Foundations of number theory; congruences; residues; reciprocity law;

Diophantine equations.

411. Numerical Methods. (3:3:0) Prerequisites: Comput. Sci. 130; Math. 214

or 244. Recommended: Math. 322 or 372 or 385.

Interpolation; approximation; differentiation; integration; ordinary differ-

ential equations; and systems of equations, both linear and nonlinear.

434. Introduction to Ordinary Differential Equations. (3:3:0) Home Study also.

Prerequisite: Math. 214 or 244.

Methods and theory of ordinary differential equations.

436. Introduction to Partial Differential Equations. (3:3:0) Prerequisite: Math.

321 or 434.

Methods for solving the wave, heat, and Laplace equations; eigenvalue

problems and Fourier series.

451. Modern Geometry I. (3:3:0) Prerequisite: Math. 301 or 371.

Synthetic and analytic projective geometry; affine and Euclidean geom-

etry. Geometry by invariants of groups of transformations.

452. Modern Geometry II. (3:3:0) Prerequisite: Math. 451.

Relationships of geometry to algebra, supplemental design, and combina-

torial mathematics.

495R. Readings in Mathematics. (1-2:0:1-3 ea.) Prerequisite: consent of in-

structor.

Directed readings beyond the scope of usual undergraduate courses. Of-

fered on demand.

501. Real Numbers. (3:3:0) Prerequisite: Math. 371. Recommended: Math. 451.

Extensive examination of various Eixiomatic descriptions of the real num-

bers and the interrelationships among these descriptions. Offered on de-

mand.

502. Set Theory. (3:3:0) Prerequisite: Math. 371.

Zermelo-Fraenkel axioms for set theory; the axiom of choice; ordinal and

cardinal numbers; algebra of sets. Offered on demand.

508. Mathematical Logic. (3:3:0) Prerequisite: Math. 371 or 541.

Prepositional and first-order predicate calculi; set theories; well-ordering;

transfinite induction.

512. Introduction to Numerical Analysis. (3:3:0) Prerequisite: Math. 411.

Theory of constructive methods in mathematical analysis.

513R. Advanced Topics in Applied Mathematics. (3:3:0 ea.) Prerequisite: con-

sent of instructor.

Offered on demand.

541, 542. Introduction to Real Analysis. (3:3:0 ea.) Prerequisite: Math. 244

or 315.

A rigorous treatment of continuity, differentiability, integration of func-

tions of real variables, and infinite series.

551, 552. Introduction to Topology. (3:3:0 ea.) Prerequisite: completion of or

concurrent registration in Math. 541.

Axiomatic treatment of linearly ordered spaces, metric spaces, arcs, and

Jordan curves; types of connectedness.

585. Matrix Analysis. (3:3:0) Prerequisite: Math. 322, 372, or 385.

Characteristic values, canonical forms, and functions of matrices, with ap-

plications.

629. Teaching Mathematics in Secondary Schools. (3:3:0)

Offered on demand.

392 MATHEMATICS

631, 632. Complex Analysis. (3:3:0 ea.) Prerequisites: Math. 332, 542.

Offered 1972-73 and alternate years.

634, 635. Theory of Ordinary Differential Equations. (3:3:0 ea.) Prerequisites:

Math. 434, 512.

Offered 1973-74 and alternate years.

641, 642. Functions of a Real Variable. (3:3:0 ea.) Prerequisite: Math. 542.

Offered 1973-74 and alternate years.

643R. Special Topics in Analysis. (3:3:0 ea.) Prerequisites: Math. 541, 542.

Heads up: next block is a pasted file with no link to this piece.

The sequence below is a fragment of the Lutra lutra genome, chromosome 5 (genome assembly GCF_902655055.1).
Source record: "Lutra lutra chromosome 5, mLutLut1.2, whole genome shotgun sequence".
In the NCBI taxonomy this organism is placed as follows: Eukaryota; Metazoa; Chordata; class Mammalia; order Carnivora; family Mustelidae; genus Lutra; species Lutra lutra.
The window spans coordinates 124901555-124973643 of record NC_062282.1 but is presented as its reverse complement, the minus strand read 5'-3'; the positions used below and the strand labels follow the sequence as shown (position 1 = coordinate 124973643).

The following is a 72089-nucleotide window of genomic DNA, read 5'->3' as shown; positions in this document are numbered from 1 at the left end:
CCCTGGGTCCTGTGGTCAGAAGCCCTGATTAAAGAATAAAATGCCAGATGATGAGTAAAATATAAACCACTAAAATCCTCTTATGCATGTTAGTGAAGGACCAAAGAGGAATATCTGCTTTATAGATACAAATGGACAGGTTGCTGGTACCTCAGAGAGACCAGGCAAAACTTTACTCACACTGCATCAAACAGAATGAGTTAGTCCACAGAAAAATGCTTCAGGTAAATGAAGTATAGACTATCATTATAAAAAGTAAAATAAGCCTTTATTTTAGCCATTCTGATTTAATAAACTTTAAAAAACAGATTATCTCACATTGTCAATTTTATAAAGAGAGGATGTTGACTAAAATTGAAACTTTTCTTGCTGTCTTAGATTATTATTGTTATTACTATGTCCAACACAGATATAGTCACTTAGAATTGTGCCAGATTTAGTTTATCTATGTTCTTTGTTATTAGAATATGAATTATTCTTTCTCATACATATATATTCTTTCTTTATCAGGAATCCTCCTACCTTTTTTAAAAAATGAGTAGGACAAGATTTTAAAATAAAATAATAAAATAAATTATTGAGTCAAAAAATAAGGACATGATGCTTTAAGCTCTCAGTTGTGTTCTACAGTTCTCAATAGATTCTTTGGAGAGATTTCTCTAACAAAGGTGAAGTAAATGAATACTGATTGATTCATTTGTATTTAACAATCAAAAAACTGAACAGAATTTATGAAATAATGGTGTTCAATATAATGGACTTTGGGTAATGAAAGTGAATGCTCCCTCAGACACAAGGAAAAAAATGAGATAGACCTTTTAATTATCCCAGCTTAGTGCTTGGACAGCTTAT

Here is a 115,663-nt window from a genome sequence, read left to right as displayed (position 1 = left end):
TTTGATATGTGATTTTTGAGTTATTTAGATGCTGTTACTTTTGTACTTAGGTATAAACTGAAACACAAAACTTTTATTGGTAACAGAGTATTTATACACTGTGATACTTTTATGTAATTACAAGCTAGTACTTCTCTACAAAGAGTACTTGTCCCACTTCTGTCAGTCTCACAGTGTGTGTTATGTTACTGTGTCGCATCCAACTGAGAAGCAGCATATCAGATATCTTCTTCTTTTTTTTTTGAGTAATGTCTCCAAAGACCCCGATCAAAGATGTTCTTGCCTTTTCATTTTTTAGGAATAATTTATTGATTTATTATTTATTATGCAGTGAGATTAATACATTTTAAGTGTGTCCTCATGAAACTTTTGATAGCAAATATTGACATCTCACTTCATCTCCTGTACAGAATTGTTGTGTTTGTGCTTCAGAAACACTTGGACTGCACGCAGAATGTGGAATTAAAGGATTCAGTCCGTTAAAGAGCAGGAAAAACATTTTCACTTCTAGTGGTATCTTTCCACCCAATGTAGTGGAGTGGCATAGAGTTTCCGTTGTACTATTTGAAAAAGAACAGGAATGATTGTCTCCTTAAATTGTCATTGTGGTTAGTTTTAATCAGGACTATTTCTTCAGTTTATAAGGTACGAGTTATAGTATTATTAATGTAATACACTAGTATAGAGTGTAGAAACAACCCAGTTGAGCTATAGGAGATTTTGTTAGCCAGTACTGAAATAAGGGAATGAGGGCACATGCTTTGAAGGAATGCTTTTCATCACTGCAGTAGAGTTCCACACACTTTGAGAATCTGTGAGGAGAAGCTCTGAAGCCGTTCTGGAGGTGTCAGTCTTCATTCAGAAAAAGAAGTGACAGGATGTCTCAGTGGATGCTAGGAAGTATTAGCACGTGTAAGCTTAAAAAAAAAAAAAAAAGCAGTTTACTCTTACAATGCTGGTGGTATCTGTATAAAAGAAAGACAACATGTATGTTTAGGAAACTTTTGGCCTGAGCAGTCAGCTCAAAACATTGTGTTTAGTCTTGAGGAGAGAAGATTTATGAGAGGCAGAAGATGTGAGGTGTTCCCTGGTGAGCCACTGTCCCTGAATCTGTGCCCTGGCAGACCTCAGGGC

Topics selected from continued fractions, stochastic processes, generalized

functions, etc.

645. Tensor Analysis. (3:3:0) Prerequisite: Math. 244 or 542.

Offered on demand.

647, 648. Theory of Partial Differential Equations. (3:3:0 ea.) Prerequisites:

Math. 436, 542.

Offered 1972-73 and alternate years.

651, 652. General Topology I, II. (3:3:0 ea.) Prerequisite: consent of instructor.

653R. Special Topics in Geometry. (3:3:0 ea.) Prerequisites: Math. 372, 452.

Topics from n-dimensional projective and algebraic geometry, founda-

tions, transformations, curves and surfaces, and sheaf theory.

655R. Advanced Special Topics in Topology. (3:3:0 ea.) Prerequisite: consent of

instructor.

Offered on demand.

661, 662. Functional Analysis. (3:3:0 ea.) Prerequisite: Math. 632 or 642.

Offered on demand.

671, 672. Modern Algebra. (3:3:0 ea.) Prerequisites: Math. 371, 372.

Offered 1973-74 and alternate years.

675R. Special Topics in Algebra. (3:3:0 ea.) Prerequisite: Math. 671.

Group theory; commutative algebra; homological algebra; ring theory;

algebraic number theory.

681. Linear Algebra. (3:3:0) Prerequisites: Math. 371, 372.

Offered 1972-73 and alternate years.

695. Readings in Mathematics. (1-2:1-2:0)

Offered on demand.

699. Thesis for Master's Degree. (6-9:Arr.:Arr.)

MECHANICAL ENGINEERING SCIENCE 393

MechonicQ

Engineering

Professors: Anderson, Cannon, Free, Heaton, Polve, Simonsen (Chairman, 223B

FELB), Ulrich, Warner, Wille.

Associate Professor: Paxson.

Assistant Professor: Chase.

The Mechanical Engineering Science Department offers a professional engineering

program at the bachelor, master, and doctoral levels. The curriculum is fully

accredited by the Engineers' Council for Professional Development (ECPD).

Mechanical engineering is a creative branch of applied science that deals with

the analysis, design, development, fabrication, and application of products that

are of a predominately mechanical nature. Various subdivisions of mechanical

engineering are described below in the section entitled "Specialized Options."

The training program at BYU which leads to a degree in mechanical engineer-

ing is built upon a sound basis of mathematics, physics, and chemistry. The

engineering classroom and laboratory course work is taught by a faculty with

extensive academic and industrial experience. The technical program is supple-

mented by a well-balanced program of social sciences, religion, biological sciences,

and humanities. The professional nature of this training program enables the

graduate to be immediately productive upon graduation as well as to keep up

with new technological developments.

Mechanical engineering by its very nature includes many varieties of special-

ization. All students are provided with a central core of engineering fundamentals.

By proper selection of elective courses, a student can increase his depth in such